FIG. 7 is a signal diagram of example quadrature clock signals (CLK_0 and CLK_90) that are generated from a reference clock signal (REFCLK) and provided to respective clock inputs of the clock generator of FIG. 6.

FIG. 8 is an electrical block diagram of an example clock generator (edge selection circuit) that utilizes the quadrature clock signals (CLK_0 and CLK_90) illustrated in FIG. 7.

FIG. 9 is an example signal diagram of various signals associated with the clock generator of FIG. 6.

FIG. 10 is an example signal diagram of quadrature clock signals (CLK_0 and CLK_90) that are provided to clock inputs of the clock generator of FIG. 6 and three example generated clock signals (GEN_CLK) provided at an output of the clock generator of FIG. 6.

FIG. 11 is a flow chart of an example process for providing a generated clock signal responsive to quadrature clock signals and a mode signal.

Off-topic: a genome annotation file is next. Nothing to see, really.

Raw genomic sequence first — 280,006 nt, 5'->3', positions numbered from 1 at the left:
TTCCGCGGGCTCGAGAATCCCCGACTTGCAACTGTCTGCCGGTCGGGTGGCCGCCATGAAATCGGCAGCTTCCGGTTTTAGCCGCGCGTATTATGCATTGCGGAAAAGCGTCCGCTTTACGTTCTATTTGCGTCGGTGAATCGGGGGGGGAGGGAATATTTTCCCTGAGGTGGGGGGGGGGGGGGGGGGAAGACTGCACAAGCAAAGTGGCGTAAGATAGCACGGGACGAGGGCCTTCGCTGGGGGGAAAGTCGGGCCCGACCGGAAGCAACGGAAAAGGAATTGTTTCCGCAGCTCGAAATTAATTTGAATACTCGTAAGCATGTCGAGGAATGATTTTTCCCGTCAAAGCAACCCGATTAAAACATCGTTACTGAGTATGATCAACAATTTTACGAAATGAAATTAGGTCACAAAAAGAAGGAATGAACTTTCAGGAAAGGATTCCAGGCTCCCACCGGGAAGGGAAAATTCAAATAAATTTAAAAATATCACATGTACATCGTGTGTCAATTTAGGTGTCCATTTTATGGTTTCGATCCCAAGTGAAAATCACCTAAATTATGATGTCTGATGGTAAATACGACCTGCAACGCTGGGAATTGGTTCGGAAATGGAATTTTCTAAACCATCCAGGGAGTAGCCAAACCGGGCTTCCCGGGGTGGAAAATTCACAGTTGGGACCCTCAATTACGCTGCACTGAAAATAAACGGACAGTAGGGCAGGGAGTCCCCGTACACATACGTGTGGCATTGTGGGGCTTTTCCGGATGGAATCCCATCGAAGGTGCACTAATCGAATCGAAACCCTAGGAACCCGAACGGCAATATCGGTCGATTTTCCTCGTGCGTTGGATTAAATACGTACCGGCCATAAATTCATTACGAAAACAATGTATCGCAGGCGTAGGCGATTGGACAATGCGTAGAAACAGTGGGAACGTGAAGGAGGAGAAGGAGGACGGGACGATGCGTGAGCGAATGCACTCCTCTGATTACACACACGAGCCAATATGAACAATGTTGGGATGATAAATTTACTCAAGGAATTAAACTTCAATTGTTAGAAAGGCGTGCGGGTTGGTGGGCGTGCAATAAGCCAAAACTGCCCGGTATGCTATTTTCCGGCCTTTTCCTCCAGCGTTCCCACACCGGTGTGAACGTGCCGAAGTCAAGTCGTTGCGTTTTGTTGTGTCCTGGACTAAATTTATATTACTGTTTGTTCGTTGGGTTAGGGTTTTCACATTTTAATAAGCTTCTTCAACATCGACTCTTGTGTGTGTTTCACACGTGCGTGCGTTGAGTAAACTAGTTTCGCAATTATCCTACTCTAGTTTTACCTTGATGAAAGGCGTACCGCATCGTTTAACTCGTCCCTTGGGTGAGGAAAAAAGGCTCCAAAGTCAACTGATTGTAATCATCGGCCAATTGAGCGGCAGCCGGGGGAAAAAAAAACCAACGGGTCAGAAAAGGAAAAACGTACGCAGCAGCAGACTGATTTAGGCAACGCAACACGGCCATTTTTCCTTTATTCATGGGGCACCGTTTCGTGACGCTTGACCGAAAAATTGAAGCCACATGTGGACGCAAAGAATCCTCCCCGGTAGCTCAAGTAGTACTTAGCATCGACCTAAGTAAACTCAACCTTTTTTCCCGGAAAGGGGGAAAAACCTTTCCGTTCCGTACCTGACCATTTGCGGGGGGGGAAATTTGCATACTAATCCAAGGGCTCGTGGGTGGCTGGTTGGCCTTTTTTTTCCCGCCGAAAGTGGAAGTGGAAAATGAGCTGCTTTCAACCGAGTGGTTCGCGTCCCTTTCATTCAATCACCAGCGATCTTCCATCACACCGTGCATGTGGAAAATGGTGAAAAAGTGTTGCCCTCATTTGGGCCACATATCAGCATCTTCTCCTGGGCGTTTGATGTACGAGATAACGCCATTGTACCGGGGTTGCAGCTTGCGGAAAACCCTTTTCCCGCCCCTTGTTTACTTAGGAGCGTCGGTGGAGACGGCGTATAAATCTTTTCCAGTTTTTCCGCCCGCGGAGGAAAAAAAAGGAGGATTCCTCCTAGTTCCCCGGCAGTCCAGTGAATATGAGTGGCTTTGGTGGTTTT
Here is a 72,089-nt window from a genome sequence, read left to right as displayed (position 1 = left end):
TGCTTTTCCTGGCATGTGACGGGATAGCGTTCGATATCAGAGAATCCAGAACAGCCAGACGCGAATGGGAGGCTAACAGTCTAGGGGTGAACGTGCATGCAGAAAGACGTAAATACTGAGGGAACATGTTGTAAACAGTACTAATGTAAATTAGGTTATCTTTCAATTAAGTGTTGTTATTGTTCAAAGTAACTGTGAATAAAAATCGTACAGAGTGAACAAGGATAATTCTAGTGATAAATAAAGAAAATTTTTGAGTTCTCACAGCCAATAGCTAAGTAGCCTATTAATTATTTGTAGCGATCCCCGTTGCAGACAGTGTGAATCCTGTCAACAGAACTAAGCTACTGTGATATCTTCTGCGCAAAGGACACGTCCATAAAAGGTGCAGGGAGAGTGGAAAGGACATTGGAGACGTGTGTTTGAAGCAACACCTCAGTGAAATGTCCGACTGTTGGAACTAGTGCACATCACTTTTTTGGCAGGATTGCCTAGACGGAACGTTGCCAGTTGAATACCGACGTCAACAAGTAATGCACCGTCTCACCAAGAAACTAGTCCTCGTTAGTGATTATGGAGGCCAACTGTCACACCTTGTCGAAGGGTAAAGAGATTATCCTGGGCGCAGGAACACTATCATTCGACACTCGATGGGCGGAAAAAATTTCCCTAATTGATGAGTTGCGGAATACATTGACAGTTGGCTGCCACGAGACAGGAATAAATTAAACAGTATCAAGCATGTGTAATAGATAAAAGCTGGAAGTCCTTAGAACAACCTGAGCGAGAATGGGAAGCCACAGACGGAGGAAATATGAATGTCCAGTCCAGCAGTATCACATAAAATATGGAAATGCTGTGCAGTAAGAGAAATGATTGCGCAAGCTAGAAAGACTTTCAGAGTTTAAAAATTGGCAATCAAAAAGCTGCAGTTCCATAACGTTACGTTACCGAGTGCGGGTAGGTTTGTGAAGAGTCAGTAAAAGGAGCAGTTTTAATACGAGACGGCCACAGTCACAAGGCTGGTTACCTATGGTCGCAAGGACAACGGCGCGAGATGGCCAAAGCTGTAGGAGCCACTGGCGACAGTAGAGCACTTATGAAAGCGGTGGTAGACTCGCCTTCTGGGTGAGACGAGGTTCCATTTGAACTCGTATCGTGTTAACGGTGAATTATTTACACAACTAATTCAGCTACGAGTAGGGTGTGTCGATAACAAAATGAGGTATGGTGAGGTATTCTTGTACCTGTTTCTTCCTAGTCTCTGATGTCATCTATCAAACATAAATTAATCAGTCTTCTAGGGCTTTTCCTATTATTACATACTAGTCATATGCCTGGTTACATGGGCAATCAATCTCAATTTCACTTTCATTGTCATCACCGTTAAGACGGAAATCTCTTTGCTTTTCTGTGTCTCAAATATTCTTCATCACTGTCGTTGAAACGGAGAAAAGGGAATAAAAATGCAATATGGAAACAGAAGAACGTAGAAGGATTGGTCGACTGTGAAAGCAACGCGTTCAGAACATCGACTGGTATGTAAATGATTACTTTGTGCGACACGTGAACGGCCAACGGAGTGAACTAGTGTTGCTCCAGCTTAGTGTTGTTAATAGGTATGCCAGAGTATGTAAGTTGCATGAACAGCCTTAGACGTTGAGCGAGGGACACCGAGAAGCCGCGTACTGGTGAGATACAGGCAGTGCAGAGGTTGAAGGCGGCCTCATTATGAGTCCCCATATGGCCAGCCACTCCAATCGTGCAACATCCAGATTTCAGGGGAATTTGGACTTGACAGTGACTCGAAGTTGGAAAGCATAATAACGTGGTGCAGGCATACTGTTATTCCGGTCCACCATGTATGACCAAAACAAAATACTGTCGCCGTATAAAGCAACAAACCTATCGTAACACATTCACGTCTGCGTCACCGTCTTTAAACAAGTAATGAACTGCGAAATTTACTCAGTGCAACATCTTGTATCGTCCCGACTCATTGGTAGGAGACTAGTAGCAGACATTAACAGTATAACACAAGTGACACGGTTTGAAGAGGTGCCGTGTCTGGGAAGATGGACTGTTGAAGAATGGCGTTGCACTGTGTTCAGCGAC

The use of the same reference symbols in different drawings indicates similar or identical items.

DESCRIPTION OF THE PREFERRED EMBODIMENT(S)

According to various embodiments of the present disclosure, a programmable clock generator is described herein that provides a generated clock signal having a relatively wide frequency range. The clock generator is configured to facilitate a frequency change in the generated clock signal (responsive to a mode signal) without requiring modification of a frequency of a clock signal (e.g., quadrature clock signals) provided by a phase locked loop (PLL) associated with the clock generator. The clock generator technique is particularly advantageous when employed in modern microprocessor systems that employ multiple clock domains, each of which may operate at a different frequency and may frequently change frequency in response to, for example, a power management state change. In this case, multiple clock generators (e.g., one for each clock domain) may be employed to facilitate independent and frequent change in operating frequencies of the clock domains.